The Smart Card Logon authentication method allows the MRC user to authenticate to a remote machine using his Smart Card and PIN from his local machine, without a Smart Card reader being required on the remote machine.  This option works in conjunction with the Smart Card network implementation.  DameWare Development's Remote Smart Card Authentication and Interactive Smart Card Login functionality does not require any Middleware (other than Microsoft’s Smart Card Services – “scardsvr”), and it also does not require a Smart Card reader on the remote machine.  With Smart Card Logon it is even possible to remotely perform an Interactive Smart Card Login on a remote machine that is currently at the Logon Desktop or Lock Screen.


Requirements and Notes regarding DameWare Smart Card Logon functionality:


1.  According to Microsoft, Smart Card Login & Authentication is only supported on Windows 2000 and above, including:

• Windows 2000 Workstation

• Windows 2000 Server

• Windows XP Professional

• Windows 2003 Server

• Windows Vista

• Windows 2008 Server

• Windows 7


The following documentation from Microsoft may be used as reference:


The Secure Access Using Smart Cards Planning Guide


The Smart Card Deployment Cookbook


Smart Card Concepts


***According to Microsoft, Smart Card Authentication to Active Directory requires that Smart Card workstations, Active Directory, and Active Directory Domain Controllers be configured properly.  Active Directory must trust a certification authority to authenticate users based on certificates from that CA.  Both Smart Card workstations and Domain Controllers must be configured with correctly configured certificates.


***When using the Smart Card authentication method, a "New Hardware Found" notification may be displayed on the remote machine after the DameWare Virtual Smart Card reader is inserted on the user's behalf.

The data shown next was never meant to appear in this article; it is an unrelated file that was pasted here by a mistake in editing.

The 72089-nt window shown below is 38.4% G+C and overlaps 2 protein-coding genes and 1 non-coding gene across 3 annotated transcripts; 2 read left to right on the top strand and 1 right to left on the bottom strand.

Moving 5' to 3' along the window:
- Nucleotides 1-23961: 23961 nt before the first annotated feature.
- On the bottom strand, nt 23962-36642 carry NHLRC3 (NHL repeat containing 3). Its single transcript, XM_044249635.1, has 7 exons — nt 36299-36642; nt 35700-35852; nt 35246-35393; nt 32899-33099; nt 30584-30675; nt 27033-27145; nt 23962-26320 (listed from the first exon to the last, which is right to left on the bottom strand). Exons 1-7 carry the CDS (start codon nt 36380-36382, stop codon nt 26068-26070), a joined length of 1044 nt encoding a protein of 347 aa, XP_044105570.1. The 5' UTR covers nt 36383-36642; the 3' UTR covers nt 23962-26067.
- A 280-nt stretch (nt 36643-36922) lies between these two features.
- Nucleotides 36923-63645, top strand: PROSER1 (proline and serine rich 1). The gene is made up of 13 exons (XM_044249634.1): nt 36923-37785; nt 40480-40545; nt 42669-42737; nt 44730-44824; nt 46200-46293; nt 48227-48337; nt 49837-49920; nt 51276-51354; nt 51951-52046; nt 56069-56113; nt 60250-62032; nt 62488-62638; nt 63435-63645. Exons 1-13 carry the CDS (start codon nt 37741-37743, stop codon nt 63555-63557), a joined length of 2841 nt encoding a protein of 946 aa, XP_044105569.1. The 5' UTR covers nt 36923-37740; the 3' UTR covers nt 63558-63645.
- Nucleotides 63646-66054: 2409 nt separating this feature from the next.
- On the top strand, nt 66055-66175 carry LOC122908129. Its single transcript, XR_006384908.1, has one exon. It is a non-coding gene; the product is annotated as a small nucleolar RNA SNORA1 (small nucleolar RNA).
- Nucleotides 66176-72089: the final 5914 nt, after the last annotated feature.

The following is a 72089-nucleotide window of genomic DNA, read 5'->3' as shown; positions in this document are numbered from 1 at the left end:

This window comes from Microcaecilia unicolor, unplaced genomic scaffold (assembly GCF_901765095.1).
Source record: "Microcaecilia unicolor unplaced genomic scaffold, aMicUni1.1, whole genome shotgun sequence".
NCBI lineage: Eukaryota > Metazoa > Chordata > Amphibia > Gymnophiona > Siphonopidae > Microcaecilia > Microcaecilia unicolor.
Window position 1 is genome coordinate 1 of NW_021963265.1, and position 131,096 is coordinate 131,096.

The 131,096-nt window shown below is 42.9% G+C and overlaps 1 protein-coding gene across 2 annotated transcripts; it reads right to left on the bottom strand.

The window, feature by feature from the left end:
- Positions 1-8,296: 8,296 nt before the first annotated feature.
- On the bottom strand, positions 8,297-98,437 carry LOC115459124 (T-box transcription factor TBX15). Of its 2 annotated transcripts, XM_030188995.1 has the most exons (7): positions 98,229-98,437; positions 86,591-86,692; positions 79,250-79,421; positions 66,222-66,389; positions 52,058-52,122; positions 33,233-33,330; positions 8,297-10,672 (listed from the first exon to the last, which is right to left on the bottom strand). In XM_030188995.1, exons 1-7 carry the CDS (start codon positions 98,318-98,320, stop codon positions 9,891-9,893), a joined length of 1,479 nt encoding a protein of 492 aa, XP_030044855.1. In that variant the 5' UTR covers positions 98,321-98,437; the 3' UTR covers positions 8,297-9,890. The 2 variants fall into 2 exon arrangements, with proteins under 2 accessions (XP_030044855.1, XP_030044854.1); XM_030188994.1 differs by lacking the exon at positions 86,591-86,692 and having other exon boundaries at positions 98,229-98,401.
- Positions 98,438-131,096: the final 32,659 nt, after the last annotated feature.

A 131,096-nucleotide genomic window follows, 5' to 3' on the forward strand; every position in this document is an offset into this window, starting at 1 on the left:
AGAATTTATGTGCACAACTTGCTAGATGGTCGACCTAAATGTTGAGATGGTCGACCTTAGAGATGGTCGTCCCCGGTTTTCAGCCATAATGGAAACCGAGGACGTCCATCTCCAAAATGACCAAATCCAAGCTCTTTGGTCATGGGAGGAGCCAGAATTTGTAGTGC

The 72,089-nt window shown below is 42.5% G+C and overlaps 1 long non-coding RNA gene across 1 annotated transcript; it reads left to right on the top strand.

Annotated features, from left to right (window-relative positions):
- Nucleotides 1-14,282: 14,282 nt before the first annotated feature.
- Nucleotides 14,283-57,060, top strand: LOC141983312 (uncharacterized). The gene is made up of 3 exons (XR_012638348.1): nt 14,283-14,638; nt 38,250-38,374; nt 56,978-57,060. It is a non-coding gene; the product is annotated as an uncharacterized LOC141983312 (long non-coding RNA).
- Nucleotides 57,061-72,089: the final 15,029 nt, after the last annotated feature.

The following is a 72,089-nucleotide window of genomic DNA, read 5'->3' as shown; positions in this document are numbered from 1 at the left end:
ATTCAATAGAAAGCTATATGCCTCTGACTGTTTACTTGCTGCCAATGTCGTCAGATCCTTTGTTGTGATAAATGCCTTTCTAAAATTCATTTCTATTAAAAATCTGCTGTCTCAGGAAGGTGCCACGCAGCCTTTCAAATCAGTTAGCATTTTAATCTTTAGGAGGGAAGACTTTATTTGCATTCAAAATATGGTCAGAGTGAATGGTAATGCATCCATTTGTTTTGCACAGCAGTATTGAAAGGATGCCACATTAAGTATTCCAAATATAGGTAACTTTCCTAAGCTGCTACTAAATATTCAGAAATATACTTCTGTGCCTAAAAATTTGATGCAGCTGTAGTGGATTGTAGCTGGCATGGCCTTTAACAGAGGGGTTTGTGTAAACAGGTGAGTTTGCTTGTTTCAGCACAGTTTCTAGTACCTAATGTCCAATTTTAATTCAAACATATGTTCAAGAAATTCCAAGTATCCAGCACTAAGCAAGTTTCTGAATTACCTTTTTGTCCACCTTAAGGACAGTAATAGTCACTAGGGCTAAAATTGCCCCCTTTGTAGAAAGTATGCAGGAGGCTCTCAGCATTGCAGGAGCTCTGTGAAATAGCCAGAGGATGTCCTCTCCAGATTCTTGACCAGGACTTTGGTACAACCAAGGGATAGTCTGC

Known Issues:


1.  When attempting to connect via Smart Card Login, (also applies to "Connect on Server Service Ping" via Smart Card Login) authentication may fail.  This is because TCP is one of the first Protocols/Services to start on a machine.  Also, other Services such as Microsoft's Smart Card Services (SCardSvr), Server Service, or NetLogon Service, may not have fully initialized yet either.  It may be necessary to try the Smart Card Logon again after a short delay.  The MRC program's "Connect on Server Service Ping" functionality also allows for the specification of a "Connect Delay" interval before attempting the reconnection.


2.  Although Smart Card functionality was designed to be supported in Windows 2000 and above, there are documented anomalies under Windows 2000, which may prevent the PIN dialog from being displayed after an MRC connection is made when using Smart Card Logon.  In order to resolve this behavior, perform one of the following actions:


• Attach a Smart Card reader to the remote machine.

• Disconnect and reconnect a few times resolves the issue.

• Verify the latest manufacturer's driver is installed.

• The following hotfix from Microsoft may be needed.  


A Windows 2000-based computer no longer recognizes a USB smart card reader